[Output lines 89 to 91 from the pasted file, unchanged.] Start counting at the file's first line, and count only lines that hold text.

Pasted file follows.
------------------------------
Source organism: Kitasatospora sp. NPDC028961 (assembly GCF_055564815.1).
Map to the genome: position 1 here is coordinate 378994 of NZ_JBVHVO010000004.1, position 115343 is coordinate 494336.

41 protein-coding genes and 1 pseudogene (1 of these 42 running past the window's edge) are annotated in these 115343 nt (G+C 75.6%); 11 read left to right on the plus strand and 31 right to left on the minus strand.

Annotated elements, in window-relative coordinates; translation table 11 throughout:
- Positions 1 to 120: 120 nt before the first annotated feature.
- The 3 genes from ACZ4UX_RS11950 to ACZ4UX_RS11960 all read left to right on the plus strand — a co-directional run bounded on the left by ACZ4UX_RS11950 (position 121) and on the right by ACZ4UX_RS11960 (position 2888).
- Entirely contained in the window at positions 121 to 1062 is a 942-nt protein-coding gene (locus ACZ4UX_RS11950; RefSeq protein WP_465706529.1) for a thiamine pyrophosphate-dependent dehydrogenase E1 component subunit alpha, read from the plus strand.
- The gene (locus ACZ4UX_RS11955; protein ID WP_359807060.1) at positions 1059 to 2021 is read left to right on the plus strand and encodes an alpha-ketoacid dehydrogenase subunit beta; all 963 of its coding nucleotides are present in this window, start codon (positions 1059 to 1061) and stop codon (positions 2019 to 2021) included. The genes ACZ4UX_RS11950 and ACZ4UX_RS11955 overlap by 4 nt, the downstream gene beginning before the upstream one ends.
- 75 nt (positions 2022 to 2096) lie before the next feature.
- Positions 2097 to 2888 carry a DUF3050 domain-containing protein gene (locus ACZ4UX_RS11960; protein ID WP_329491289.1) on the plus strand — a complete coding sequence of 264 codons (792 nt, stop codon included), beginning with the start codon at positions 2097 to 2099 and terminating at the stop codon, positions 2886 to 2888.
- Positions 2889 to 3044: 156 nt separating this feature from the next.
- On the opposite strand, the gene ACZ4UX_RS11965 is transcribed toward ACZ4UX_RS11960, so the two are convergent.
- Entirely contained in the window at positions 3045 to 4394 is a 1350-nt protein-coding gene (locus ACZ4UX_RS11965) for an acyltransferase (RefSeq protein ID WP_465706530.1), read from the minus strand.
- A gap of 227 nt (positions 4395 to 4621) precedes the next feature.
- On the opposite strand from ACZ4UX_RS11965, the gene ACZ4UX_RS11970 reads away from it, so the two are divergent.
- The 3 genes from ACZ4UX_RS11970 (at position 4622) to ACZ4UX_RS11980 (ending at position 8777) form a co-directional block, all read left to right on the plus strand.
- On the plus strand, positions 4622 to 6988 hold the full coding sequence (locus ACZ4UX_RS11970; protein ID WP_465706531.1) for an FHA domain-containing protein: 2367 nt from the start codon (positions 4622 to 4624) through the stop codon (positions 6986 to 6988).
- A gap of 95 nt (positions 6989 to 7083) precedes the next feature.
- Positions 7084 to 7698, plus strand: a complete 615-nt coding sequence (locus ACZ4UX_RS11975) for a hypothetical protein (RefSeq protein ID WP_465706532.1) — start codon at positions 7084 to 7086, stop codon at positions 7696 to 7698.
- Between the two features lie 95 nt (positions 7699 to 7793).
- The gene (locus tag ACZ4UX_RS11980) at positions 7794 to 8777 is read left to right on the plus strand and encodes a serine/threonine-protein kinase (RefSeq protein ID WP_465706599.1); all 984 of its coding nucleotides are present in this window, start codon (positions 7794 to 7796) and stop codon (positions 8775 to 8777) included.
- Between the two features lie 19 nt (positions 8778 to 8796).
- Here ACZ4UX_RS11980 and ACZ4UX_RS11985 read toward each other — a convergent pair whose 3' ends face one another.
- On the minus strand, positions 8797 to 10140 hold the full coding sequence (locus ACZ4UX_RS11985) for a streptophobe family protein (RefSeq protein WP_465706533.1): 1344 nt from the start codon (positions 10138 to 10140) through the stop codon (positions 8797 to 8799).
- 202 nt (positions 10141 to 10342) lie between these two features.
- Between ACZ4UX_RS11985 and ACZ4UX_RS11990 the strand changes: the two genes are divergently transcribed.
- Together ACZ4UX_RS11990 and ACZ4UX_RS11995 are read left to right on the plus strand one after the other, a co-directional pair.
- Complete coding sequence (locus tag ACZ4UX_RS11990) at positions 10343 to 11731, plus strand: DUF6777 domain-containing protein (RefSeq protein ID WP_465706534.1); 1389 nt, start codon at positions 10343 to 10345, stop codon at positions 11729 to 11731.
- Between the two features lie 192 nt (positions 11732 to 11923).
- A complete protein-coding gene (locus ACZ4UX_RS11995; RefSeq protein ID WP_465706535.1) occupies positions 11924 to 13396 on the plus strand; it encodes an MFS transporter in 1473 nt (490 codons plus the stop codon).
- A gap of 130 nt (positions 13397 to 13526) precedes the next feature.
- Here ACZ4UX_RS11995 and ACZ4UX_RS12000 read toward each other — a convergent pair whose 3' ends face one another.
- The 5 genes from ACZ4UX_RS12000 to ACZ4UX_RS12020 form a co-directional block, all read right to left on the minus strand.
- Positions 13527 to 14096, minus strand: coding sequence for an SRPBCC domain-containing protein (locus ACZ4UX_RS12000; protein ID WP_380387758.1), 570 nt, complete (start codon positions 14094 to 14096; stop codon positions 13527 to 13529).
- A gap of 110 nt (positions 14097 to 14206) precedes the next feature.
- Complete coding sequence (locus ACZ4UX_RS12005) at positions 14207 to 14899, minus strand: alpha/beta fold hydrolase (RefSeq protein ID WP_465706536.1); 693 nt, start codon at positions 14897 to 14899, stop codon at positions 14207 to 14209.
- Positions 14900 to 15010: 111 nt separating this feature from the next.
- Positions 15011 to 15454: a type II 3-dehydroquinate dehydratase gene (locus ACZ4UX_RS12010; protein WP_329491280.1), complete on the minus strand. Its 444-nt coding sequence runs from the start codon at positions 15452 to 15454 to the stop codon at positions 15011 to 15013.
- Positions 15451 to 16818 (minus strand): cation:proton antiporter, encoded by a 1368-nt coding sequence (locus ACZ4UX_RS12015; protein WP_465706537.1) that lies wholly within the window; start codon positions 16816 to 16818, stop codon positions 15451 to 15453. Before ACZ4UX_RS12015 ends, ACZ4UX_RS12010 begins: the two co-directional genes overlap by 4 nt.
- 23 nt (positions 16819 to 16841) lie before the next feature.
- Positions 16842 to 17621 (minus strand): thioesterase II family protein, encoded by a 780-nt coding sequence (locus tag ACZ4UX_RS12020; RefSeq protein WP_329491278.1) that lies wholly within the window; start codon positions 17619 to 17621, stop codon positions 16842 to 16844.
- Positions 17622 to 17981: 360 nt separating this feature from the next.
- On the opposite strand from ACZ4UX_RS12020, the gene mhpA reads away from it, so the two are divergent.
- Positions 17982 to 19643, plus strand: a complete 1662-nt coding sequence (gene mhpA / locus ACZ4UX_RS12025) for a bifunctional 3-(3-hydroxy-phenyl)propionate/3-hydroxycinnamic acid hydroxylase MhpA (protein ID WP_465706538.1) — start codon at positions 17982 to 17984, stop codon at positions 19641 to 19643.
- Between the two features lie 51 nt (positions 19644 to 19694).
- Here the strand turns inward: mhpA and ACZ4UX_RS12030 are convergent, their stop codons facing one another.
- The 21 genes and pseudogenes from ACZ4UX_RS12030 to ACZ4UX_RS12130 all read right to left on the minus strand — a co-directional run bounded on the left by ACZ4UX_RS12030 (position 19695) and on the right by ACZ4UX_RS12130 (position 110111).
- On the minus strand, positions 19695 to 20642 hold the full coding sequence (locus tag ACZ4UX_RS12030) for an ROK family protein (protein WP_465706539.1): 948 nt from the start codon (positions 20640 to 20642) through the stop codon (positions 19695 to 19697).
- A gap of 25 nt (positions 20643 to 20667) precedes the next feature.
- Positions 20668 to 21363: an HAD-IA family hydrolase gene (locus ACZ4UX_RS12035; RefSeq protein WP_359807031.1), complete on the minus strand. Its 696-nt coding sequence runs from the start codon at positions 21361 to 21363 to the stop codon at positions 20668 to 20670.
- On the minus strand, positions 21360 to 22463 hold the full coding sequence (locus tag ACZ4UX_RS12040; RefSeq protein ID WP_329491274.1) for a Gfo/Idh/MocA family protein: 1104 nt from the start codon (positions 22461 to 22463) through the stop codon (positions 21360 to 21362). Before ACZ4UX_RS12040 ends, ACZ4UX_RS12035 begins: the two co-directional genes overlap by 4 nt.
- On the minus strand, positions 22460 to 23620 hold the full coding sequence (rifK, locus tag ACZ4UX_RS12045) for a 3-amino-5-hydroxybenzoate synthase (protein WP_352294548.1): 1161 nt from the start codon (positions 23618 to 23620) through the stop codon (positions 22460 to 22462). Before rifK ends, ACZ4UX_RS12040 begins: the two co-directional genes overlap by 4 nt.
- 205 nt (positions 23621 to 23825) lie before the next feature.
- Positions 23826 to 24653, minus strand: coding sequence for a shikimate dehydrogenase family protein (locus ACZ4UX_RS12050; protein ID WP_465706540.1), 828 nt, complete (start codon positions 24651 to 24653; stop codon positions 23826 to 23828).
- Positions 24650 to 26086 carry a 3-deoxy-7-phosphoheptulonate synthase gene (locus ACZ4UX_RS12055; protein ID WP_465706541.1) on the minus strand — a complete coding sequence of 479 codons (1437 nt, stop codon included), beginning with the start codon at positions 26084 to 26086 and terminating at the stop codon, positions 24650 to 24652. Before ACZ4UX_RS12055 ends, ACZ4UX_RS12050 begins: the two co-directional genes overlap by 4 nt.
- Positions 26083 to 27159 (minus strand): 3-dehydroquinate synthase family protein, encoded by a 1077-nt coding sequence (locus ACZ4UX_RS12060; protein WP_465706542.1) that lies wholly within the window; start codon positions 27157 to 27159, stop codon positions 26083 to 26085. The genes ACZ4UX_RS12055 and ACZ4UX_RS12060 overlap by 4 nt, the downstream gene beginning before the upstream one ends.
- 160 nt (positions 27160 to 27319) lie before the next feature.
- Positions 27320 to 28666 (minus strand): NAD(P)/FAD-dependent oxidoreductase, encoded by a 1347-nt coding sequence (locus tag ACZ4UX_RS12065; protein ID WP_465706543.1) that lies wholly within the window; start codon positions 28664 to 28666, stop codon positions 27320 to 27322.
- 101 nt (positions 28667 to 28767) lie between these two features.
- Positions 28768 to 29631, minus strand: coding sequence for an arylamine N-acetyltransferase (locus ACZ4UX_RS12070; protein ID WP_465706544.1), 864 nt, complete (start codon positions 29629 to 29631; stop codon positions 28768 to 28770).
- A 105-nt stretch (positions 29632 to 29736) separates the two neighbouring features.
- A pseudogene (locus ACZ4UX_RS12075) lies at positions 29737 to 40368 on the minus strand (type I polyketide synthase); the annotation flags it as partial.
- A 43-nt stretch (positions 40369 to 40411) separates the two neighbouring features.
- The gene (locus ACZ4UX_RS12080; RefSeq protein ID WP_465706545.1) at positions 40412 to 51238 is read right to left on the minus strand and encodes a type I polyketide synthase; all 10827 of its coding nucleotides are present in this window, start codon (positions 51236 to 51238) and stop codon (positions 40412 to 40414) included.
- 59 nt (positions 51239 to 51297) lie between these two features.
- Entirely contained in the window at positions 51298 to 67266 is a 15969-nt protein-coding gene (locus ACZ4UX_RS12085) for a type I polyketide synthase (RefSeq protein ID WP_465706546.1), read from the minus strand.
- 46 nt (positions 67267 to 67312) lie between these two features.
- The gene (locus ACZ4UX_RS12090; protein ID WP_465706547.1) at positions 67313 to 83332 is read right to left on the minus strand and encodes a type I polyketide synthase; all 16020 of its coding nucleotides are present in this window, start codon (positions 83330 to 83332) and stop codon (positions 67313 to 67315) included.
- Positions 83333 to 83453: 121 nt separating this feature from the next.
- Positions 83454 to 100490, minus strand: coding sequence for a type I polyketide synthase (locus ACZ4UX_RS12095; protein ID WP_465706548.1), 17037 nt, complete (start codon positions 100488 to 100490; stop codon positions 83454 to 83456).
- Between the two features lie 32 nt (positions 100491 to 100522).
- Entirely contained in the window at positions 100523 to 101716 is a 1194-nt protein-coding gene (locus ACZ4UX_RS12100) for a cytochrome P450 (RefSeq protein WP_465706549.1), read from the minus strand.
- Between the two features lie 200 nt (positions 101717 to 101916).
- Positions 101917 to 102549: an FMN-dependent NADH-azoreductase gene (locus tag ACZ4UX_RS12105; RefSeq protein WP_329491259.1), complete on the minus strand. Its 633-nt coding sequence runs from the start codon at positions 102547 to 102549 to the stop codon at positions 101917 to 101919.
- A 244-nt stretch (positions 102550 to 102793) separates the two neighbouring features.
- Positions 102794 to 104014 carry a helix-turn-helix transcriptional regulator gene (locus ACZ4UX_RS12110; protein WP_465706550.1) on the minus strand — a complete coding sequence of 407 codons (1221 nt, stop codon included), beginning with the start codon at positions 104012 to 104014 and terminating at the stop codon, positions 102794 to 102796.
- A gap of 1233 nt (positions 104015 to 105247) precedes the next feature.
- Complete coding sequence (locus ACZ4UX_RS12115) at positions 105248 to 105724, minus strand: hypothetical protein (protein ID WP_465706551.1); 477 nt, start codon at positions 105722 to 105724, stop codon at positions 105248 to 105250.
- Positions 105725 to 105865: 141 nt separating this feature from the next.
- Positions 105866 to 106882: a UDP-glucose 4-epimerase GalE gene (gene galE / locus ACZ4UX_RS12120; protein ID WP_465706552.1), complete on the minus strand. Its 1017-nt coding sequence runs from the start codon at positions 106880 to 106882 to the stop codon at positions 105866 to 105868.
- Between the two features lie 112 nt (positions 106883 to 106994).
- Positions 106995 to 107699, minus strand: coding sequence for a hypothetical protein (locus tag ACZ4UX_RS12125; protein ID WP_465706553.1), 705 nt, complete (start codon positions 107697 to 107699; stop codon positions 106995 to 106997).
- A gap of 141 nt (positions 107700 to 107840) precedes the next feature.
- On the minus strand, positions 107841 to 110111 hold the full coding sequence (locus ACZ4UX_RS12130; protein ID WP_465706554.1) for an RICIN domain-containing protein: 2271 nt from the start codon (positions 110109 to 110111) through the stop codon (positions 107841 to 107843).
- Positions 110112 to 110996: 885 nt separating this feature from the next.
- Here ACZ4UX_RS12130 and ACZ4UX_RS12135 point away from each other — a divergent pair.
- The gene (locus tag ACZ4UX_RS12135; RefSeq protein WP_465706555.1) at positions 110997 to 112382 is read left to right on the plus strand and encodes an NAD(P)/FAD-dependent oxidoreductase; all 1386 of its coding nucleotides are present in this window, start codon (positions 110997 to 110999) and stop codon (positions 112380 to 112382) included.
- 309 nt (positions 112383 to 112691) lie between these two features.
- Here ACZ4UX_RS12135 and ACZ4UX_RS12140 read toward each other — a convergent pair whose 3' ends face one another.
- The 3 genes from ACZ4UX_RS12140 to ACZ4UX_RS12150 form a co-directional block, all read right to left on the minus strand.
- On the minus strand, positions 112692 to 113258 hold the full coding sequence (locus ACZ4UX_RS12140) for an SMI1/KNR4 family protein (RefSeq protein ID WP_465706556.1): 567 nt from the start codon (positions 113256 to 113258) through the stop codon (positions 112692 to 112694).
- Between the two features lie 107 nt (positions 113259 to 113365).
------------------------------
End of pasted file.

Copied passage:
- Here ACZ4UX_RS12135 and ACZ4UX_RS12140 read toward each other — a convergent pair whose 3' ends face one another.
- The 3 genes from ACZ4UX_RS12140 to ACZ4UX_RS12150 form a co-directional block, all read right to left on the minus strand.
- On the minus strand, positions 112692 to 113258 hold the full coding sequence (locus ACZ4UX_RS12140) for an SMI1/KNR4 family protein (RefSeq protein ID WP_465706556.1): 567 nt from the start codon (positions 113256 to 113258) through the stop codon (positions 112692 to 112694).